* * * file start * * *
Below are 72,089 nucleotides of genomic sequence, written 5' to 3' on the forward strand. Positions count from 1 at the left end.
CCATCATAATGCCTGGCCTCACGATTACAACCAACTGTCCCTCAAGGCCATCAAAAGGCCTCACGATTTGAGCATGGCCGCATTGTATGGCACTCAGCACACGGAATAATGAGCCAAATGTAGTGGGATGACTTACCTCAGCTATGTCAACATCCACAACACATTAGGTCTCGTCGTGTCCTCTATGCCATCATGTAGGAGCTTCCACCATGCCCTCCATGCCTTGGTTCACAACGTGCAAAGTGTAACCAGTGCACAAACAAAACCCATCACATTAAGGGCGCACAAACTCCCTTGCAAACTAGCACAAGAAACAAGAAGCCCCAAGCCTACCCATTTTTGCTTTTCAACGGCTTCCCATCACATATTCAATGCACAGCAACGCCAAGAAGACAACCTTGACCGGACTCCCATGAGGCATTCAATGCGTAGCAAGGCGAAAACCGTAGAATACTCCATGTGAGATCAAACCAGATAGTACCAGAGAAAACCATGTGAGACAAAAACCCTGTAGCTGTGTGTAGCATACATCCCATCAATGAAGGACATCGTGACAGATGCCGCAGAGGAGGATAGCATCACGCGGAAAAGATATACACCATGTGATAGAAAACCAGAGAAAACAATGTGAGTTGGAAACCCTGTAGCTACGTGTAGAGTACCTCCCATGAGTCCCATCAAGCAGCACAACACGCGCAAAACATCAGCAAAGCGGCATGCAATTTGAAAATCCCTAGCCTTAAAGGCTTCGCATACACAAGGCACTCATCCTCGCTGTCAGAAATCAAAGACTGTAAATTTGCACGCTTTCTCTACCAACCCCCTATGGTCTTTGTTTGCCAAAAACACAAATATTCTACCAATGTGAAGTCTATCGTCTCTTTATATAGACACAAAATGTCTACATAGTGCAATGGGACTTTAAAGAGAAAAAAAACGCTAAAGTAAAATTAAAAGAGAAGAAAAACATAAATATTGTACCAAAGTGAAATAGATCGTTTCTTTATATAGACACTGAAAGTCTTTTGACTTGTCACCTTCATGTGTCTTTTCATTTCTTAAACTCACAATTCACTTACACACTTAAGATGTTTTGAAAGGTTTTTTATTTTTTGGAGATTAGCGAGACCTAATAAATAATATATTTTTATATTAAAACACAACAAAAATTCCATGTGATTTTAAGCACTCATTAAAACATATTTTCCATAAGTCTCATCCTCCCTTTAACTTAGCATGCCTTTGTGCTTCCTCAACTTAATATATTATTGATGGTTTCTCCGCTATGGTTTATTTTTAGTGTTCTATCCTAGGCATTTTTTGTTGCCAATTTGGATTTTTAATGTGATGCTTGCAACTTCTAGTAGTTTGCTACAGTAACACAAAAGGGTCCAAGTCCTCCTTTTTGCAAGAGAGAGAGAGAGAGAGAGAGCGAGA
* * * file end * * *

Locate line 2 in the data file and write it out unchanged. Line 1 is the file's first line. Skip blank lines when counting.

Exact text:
CCATCATAATGCCTGGCCTCACGATTACAACCAACTGTCCCTCAAGGCCATCAAAAGGCCTCACGATTTGAGCATGGCCGCATTGTATGGCACTCAGCACACGGAATAATGAGCCAAATGTAGTGGGATGACTTACCTCAGCTATGTCAACATCCACAACACATTAGGTCTCGTCGTGTCCTCTATGCCATCATGTAGGAGCTTCCACCATGCCCTCCATGCCTTGGTTCACAACGTGCAAAGTGTAACCAGTGCACAAACAAAACCCATCACATTAAGGGCGCACAAACTCCCTTGCAAACTAGCACAAGAAACAAGAAGCCCCAAGCCTACCCATTTTTGCTTTTCAACGGCTTCCCATCACATATTCAATGCACAGCAACGCCAAGAAGACAACCTTGACCGGACTCCCATGAGGCATTCAATGCGTAGCAAGGCGAAAACCGTAGAATACTCCATGTGAGATCAAACCAGATAGTACCAGAGAAAACCATGTGAGACAAAAACCCTGTAGCTGTGTGTAGCATACATCCCATCAATGAAGGACATCGTGACAGATGCCGCAGAGGAGGATAGCATCACGCGGAAAAGATATACACCATGTGATAGAAAACCAGAGAAAACAATGTGAGTTGGAAACCCTGTAGCTACGTGTAGAGTACCTCCCATGAGTCCCATCAAGCAGCACAACACGCGCAAAACATCAGCAAAGCGGCATGCAATTTGAAAATCCCTAGCCTTAAAGGCTTCGCATACACAAGGCACTCATCCTCGCTGTCAGAAATCAAAGACTGTAAATTTGCACGCTTTCTCTACCAACCCCCTATGGTCTTTGTTTGCCAAAAACACAAATATTCTACCAATGTGAAGTCTATCGTCTCTTTATATAGACACAAAATGTCTACATAGTGCAATGGGACTTTAAAGAGAAAAAAAACGCTAAAGTAAAATTAAAAGAGAAGAAAAACATAAATATTGTACCAAAGTGAAATAGATCGTTTCTTTATATAGACACTGAAAGTCTTTTGACTTGTCACCTTCATGTGTCTTTTCATTTCTTAAACTCACAATTCACTTACACACTTAAGATGTTTTGAAAGGTTTTTTATTTTTTGGAGATTAGCGAGACCTAATAAATAATATATTTTTATATTAAAACACAACAAAAATTCCATGTGATTTTAAGCACTCATTAAAACATATTTTCCATAAGTCTCATCCTCCCTTTAACTTAGCATGCCTTTGTGCTTCCTCAACTTAATATATTATTGATGGTTTCTCCGCTATGGTTTATTTTTAGTGTTCTATCCTAGGCATTTTTTGTTGCCAATTTGGATTTTTAATGTGATGCTTGCAACTTCTAGTAGTTTGCTACAGTAACACAAAAGGGTCCAAGTCCTCCTTTTTGCAAGAGAGAGAGAGAGAGAGAGAGCGAGA